The surviving parish records for 1764-1832, show both anglicans and dissenters holding parish offices. Churchwardens, overseers, surveyors and constables rotated between the same few names year after year; indeed at the back of one of the Account Books is a list of ‘Overseers by turn – Simon Purdue; Benjamin Prime; John Faircloth; Thomas Hawes; Joseph Ellis; Jacob Prime; and Bennett Cranwell’ (20). Of these seven names, five were signatories to the first applications from Thriplow in 1800 for a ‘licence to hold Meetings for religious Worship by a Congregation of Protestant Dissenters from the Church of England’. Of these seven, three – Bennett Cranwell, Joseph Ellis, and John Faircloth, all farmers, were Churchwardens at various times.

The first applications to set up a Dissenting ‘meeting place’ was made in 1800, in a room in a house in Middle Street owned by Thomas Prime known as ‘Wig’ Prime. As congregations grew and more space was needed, two more requests were made in 1812 and 1818 for meeting places on Joseph Ellis’s I property. (21). At least five of the names on all three documents were at some time churchwardens – what had caused them to rebel? Why should they suddenly want to leave membership of the parish church? Could it have been the pluralist and worldly character of the Vicar, the Rev Butler Berry, that encouraged these men to form their own religious centre?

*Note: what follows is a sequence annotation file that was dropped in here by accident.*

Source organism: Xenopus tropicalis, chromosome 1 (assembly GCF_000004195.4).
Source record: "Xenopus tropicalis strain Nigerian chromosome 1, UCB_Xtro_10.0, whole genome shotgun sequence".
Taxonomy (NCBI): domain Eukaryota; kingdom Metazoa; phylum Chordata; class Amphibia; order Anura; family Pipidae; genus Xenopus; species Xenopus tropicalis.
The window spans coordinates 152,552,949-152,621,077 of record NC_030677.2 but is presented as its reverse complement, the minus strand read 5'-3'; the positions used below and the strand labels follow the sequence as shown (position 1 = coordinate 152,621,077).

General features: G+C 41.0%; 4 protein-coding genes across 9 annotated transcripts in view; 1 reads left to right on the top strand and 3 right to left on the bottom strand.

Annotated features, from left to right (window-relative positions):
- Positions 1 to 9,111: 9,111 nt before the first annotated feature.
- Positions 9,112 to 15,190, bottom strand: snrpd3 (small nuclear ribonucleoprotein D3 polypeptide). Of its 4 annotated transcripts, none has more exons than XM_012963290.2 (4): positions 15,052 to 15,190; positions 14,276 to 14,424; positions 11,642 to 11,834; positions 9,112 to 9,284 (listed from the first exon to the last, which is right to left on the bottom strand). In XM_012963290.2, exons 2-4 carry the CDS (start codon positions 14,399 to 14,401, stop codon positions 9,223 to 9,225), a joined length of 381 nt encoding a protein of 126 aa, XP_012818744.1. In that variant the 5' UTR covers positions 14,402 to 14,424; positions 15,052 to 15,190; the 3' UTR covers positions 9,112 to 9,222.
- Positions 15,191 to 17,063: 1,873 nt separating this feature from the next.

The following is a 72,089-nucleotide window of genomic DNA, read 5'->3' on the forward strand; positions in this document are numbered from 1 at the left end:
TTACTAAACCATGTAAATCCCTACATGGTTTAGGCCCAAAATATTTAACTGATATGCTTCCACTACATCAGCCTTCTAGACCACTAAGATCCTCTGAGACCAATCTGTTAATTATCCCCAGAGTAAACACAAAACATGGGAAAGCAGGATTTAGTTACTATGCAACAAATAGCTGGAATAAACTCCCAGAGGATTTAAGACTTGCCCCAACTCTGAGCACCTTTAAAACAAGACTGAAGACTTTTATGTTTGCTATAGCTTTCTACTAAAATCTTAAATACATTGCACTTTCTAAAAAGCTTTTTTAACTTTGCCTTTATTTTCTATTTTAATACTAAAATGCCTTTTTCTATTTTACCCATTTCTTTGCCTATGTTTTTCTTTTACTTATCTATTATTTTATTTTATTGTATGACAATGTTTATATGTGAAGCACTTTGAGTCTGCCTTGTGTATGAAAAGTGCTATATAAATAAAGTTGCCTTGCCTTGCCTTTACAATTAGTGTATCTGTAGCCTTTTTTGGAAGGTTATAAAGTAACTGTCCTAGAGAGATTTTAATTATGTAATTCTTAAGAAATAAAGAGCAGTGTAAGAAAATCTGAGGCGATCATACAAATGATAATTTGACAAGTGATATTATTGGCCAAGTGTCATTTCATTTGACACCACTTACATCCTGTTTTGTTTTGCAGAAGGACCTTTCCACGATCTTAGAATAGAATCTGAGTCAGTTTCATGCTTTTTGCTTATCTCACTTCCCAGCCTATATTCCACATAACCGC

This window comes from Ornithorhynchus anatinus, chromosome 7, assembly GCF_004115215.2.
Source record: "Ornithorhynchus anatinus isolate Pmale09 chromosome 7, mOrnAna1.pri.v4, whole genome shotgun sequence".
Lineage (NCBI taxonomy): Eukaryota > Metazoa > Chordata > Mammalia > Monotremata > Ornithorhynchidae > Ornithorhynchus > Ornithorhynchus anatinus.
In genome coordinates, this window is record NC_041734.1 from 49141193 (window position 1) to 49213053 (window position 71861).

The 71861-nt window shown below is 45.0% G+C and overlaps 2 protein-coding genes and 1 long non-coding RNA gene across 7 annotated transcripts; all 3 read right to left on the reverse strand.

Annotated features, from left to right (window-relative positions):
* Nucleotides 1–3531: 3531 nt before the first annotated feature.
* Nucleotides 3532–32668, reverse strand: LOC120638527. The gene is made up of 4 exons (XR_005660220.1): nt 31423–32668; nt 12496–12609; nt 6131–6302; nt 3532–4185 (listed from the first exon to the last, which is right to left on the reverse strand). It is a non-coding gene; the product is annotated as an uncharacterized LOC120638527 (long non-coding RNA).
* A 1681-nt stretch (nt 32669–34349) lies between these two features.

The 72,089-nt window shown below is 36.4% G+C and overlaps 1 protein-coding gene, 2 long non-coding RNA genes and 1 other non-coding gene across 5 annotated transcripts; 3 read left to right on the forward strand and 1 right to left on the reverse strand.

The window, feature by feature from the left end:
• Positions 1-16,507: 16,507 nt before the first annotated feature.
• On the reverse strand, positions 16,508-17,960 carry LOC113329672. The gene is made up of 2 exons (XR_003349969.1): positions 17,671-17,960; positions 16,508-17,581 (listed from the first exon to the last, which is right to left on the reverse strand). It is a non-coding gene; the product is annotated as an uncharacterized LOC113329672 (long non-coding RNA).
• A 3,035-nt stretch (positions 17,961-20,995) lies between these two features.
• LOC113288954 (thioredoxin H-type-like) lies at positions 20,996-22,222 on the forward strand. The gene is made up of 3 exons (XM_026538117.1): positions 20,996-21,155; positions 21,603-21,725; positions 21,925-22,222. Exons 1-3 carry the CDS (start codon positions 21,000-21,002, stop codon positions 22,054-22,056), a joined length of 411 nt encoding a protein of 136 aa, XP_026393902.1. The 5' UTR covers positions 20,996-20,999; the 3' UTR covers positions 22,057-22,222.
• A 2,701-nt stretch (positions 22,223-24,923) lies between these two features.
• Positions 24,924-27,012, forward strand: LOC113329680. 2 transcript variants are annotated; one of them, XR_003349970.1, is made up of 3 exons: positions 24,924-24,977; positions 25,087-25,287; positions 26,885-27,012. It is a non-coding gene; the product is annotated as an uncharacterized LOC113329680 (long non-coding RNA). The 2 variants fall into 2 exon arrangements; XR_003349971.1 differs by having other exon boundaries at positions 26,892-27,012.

In 1832 the Rev John Jenks became vicar of Thriplow and Joseph Ellis II ceased to be churchwarden. Joseph had been churchwarden since 1829 when his father had died, but the year that John Jenks took up his office, the churchwarden is named as Thomas Prime. (The same as ‘Wig’ Prime?)